To most people in the US of A, Argentina is some country in South America, and not a terribly interesting one. (A lot of Americans don’t find any country other than America to be very interesting, but that’s a whole ‘nother kettle of fish there).
I briefly discussed in a different blog that Argentina was boldly planning to default on its debts to the US. And, since I’m planning to do an update on all the stories I’ve posted thus far, I decided to see what I could find out.
When will I learn not to do that? (Hint: Not today!)
Argentina is the second-largest economy in South America behind Brazil. It is recovering from a huge default in 2011. The Supreme Court ruling that it must pay hedge fund investors could be a huge problem; not because it can’t pay the debt it currently owes. It can. The concern is that if it pays off one creditor, all the others will come knocking on the door. (Knowing creditors, probably accurate. Also, I guess changing their name and number is not an option for a government). (Thanks to this article for the info).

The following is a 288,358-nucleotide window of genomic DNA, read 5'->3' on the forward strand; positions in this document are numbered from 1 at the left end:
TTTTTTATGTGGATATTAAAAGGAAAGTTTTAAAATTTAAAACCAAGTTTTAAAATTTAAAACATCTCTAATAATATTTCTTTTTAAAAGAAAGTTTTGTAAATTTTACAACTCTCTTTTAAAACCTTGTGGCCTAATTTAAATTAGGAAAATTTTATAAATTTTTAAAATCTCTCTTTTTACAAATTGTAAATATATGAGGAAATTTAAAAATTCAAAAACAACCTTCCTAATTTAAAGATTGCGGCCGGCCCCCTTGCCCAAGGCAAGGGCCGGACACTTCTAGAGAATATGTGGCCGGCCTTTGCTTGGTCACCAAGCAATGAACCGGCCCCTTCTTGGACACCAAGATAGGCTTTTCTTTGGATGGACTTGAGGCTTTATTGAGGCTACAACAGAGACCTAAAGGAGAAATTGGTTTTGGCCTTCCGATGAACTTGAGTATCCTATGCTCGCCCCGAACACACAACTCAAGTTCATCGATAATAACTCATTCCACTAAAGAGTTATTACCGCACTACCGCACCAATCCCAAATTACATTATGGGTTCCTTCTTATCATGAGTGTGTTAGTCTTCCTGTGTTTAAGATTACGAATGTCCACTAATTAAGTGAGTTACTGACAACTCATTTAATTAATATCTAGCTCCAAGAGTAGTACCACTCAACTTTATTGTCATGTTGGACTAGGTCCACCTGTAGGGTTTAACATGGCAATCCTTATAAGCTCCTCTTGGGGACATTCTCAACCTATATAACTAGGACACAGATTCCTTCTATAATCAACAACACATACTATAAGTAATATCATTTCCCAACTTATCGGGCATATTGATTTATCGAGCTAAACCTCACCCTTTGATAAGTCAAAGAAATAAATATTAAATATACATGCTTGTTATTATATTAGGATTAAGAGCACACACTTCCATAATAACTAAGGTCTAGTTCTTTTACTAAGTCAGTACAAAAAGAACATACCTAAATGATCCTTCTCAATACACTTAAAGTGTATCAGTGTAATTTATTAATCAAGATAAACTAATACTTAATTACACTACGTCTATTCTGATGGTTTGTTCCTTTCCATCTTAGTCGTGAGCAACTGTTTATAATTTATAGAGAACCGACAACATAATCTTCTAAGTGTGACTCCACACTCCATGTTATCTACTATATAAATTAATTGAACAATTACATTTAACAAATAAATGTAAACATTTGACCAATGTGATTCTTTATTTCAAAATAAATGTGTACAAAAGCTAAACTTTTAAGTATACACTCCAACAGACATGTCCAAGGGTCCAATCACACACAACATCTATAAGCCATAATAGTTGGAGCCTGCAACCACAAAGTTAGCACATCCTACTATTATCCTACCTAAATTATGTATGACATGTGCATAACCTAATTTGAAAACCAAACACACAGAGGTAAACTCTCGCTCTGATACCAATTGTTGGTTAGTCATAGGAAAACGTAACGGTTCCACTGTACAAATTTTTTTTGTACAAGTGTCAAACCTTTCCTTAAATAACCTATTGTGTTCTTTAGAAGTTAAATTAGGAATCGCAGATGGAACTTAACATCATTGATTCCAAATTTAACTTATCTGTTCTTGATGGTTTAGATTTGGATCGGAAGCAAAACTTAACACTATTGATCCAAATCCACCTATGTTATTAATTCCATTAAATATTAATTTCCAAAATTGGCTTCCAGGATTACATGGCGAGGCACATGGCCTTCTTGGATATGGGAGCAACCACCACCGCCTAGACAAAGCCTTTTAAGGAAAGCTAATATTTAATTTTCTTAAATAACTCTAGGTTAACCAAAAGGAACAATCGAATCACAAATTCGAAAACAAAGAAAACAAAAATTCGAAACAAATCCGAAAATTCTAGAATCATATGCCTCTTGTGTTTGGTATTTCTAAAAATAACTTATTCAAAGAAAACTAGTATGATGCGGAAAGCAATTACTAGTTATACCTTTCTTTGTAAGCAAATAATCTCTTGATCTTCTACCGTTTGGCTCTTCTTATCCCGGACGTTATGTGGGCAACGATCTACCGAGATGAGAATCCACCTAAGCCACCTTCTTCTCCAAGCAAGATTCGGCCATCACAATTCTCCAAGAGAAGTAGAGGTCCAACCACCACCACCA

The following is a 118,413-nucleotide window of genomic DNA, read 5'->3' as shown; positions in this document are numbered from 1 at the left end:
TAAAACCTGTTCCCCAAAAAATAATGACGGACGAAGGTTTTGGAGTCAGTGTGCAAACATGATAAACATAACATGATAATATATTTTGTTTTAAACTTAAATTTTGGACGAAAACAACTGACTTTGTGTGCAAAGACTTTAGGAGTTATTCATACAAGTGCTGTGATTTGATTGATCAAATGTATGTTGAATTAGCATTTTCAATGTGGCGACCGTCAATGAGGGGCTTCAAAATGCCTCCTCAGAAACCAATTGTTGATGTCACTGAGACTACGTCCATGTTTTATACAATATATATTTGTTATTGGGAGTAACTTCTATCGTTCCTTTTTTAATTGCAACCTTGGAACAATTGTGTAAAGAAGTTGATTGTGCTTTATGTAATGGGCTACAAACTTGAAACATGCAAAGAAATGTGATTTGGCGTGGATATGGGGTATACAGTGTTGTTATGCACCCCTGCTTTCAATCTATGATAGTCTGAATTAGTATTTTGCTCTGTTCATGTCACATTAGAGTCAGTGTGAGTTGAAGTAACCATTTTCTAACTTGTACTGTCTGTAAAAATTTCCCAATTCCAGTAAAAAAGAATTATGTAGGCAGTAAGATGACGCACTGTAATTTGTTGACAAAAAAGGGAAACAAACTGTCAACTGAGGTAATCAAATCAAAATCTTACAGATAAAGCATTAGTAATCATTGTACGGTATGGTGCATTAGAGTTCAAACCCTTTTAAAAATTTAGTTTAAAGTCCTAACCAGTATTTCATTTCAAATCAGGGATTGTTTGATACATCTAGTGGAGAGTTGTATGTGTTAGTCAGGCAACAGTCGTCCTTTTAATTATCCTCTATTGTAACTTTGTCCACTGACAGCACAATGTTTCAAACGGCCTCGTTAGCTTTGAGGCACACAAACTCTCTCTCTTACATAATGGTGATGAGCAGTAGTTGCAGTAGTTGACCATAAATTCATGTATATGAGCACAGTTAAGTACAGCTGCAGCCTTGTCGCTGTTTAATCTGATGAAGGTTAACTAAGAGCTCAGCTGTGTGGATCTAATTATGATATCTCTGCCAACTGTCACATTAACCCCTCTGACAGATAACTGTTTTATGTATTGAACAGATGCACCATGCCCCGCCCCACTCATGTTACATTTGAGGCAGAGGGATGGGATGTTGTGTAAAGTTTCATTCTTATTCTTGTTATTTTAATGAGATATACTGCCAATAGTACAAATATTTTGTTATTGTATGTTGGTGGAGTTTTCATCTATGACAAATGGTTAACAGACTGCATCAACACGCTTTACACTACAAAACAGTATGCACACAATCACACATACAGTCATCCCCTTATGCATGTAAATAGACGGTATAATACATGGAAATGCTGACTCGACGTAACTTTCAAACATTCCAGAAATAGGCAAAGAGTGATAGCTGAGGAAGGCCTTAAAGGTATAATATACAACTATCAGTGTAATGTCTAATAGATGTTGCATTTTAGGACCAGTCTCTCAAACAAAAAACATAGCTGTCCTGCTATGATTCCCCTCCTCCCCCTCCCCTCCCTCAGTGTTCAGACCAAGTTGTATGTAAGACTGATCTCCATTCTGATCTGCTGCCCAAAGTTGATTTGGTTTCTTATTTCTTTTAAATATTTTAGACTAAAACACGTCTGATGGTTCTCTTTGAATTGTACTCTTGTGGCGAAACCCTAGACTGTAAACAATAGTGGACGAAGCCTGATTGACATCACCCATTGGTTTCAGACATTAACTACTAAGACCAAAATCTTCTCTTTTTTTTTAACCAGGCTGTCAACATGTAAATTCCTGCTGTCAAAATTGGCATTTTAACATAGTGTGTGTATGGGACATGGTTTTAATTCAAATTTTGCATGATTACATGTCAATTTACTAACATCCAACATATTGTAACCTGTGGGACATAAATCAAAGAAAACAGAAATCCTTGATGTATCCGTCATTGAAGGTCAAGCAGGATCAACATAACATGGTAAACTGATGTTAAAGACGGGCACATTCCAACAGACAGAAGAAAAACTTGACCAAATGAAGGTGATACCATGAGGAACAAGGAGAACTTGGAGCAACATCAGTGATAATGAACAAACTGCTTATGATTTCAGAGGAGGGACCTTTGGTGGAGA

It has hit the debt deadline as of, well, June 30th (today when I’m writing this) and it has 30 days to avoid default. Despite the CCC- credit rating (the lowest you can go), there is some hope a deal will be reached; however, if Argentina defaults again for the second time in three years, it will bode ill for the South American economy.
All in all, it would be better for everyone if Argentina reaches a deal.
Why am I talking about this on a civil liberties blog? Well, not only does Argentina have a constitution (surprise!), and a federal republic government much like our own (surprise again!), the devolution of economics never has a good effect on civil liberties. (I have no research on hand to back me up on that, but I will stand by that statement unless someone can prove otherwise).